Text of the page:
Fully integrated worldwide wireless communication has come a step closer with the help of a grant of almost €4 million from the Information Society Technology (IST) Programme of the European Union’s Framework Programme.
The OPIUM project carried out trials of 3G services in China, Portugal, Spain, Germany, the UK and Ireland, in support of the accelerated rollout of commercial services. These trials dealt with the protocol and application programming interfaces (APIs) that allow Internet services to be reapplied to telecommunications networks to result in the emergence of new services.
“OPIUM has developed an open platform for the integration of 3G UMTS middleware and is addressing key issues such as interoperability, roaming and billing,” says Barry Downes, OPIUMs project coordinator from Telecommunications Software Systems Group. “Such issues need to be tackled to enable Mobile Operators to support third party service providers, to create the mobile services that will make 3G a success.”
"The trials have offered up some very interesting results so far. Real people have been using services on the platform applications and we have been using these scenarios to identify issues.”
Peter Walters, UK National Contact Point for IST within the EUs 6th Framework Programme, believes that EU funding of projects like OPIUM is essential, saying: “As the demand for instant access to information by people on the move continues to grow, we must ensure that Europe is at the forefront of research and development. With total costs of more than €8.5 million, projects like OPIUM are unlikely to be viable without the help of EU funding.”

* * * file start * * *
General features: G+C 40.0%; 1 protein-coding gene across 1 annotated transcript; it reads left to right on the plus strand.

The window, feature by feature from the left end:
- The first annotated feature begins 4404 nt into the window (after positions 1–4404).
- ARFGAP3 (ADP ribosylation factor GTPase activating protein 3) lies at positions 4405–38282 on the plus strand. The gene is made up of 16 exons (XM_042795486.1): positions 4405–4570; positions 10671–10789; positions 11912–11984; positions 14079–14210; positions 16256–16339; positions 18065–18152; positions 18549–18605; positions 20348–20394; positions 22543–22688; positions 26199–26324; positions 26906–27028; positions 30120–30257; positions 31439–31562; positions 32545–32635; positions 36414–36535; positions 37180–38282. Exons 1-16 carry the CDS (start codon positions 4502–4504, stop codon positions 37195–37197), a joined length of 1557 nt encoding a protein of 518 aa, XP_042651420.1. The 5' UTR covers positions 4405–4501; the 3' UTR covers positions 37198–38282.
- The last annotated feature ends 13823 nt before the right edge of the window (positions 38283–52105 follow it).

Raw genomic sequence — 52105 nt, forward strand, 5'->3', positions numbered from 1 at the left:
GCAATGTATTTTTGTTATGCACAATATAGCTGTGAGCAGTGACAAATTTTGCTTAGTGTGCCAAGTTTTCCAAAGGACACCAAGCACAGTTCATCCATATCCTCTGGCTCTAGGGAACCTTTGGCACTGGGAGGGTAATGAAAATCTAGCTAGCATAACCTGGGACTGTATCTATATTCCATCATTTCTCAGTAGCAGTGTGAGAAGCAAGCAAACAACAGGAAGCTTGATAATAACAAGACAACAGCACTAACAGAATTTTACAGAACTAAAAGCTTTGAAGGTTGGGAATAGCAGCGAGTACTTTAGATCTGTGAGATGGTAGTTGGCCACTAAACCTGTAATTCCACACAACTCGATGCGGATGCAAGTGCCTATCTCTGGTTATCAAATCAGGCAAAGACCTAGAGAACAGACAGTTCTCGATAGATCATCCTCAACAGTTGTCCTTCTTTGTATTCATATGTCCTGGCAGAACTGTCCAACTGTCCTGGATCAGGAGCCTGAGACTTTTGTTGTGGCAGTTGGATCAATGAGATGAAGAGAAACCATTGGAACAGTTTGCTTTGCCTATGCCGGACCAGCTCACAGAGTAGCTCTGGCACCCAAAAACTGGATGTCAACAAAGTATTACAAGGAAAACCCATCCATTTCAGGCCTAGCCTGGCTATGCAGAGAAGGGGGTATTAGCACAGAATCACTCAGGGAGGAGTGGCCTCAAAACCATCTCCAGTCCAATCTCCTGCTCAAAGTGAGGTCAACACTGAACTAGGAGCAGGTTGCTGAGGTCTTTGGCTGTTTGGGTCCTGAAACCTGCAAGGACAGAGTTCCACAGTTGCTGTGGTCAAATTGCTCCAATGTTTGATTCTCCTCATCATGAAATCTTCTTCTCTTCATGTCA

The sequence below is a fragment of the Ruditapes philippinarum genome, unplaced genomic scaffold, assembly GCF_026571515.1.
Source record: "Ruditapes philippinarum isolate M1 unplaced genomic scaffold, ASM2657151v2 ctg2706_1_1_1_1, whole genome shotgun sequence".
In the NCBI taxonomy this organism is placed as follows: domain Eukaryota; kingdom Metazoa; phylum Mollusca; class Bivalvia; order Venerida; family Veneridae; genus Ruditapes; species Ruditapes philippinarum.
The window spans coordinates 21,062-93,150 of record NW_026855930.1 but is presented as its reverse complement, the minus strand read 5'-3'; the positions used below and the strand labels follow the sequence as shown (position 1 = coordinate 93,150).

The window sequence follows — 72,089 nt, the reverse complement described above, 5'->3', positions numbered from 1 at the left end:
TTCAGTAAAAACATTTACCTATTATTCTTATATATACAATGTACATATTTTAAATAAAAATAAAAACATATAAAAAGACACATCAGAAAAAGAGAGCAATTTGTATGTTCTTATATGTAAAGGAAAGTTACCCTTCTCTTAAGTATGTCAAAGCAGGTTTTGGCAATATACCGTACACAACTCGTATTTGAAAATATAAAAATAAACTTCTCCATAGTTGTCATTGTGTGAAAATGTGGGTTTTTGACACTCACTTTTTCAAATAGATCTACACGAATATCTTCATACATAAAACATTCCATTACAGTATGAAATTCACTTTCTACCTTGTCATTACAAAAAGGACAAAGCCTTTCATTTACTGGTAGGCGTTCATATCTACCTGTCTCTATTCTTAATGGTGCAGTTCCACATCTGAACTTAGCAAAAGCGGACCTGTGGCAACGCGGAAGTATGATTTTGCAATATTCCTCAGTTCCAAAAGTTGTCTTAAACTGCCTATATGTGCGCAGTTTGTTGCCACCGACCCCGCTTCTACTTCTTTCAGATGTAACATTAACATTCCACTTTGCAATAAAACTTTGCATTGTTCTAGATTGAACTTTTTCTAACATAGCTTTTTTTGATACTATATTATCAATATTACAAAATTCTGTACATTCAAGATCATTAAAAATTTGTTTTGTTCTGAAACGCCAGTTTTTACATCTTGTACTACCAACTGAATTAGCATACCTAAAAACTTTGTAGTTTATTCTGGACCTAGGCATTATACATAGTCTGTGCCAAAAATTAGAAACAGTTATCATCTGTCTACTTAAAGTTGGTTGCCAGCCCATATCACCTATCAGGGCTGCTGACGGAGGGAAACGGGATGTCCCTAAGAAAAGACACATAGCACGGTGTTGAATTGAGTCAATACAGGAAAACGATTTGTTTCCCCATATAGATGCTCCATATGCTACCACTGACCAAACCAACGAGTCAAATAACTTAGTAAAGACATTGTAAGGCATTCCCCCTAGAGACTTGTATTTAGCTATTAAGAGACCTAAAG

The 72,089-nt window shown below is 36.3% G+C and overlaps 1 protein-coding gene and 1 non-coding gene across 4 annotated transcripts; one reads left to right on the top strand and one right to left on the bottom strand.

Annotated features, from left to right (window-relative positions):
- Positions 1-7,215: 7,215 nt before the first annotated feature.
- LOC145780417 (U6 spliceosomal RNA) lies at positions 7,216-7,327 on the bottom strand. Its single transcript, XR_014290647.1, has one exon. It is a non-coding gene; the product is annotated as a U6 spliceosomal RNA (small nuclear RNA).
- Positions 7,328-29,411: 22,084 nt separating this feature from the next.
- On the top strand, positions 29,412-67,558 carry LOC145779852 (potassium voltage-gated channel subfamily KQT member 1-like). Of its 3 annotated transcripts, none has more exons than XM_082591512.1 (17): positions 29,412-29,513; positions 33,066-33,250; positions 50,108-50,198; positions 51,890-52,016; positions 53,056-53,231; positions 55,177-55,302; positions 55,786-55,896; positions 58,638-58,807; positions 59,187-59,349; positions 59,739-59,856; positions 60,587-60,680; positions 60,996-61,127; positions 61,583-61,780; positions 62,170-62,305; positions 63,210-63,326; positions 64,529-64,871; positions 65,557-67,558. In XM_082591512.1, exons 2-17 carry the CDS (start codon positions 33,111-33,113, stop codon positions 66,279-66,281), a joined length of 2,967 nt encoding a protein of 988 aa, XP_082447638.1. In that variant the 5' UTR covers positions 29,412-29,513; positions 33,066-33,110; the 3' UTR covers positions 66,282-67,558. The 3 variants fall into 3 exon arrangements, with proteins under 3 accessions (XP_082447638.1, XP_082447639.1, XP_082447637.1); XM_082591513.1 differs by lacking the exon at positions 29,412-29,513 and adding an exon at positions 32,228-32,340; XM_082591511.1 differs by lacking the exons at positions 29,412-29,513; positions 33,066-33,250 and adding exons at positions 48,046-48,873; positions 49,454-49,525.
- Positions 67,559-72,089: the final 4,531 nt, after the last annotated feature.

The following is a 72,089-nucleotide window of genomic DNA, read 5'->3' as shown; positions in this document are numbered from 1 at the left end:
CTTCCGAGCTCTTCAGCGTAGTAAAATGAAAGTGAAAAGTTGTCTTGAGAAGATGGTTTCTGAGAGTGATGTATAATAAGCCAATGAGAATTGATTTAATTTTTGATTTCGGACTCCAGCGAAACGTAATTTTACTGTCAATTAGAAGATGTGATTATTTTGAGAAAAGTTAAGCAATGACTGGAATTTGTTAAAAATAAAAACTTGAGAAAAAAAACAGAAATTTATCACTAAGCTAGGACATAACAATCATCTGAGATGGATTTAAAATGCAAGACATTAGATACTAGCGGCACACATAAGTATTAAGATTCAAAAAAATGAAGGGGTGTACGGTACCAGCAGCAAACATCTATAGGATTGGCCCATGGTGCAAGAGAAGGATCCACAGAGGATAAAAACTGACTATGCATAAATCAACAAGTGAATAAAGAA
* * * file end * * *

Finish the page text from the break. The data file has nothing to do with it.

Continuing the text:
“The Framework Programmes are the EU’s main vehicle for support of leading edge, internationally collaborative R&D. The current Framework Programme (FP6) runs until 2006 and organisations wanting free information on how to access some of the €17.5bn available should log on to http://fp6uk.ost.gov.uk or call central telephone support on 0870 600 6080.”
The OPIUM project had to overcome a number of difficulties in making all the technology fit seamlessly together. However, this had been expected in a project trying to integrate existing applications and deliver innovative services such as location based services, call control, media messaging, SIP services, and streamed video and audio.
"It is very difficult even to get a demonstration of 3G end-user services, so the trials we conducted were vital," Barry Downes added. He believes OPIUMs pan-European network and middleware platform should really take off with operators, vendors and end-users as it is very difficult for organisations to gain access to the networks of the large operators.
Already commercial interest in the projects findings has been expressed and Barry Downes expects this to increase as the project draws to a conclusion.
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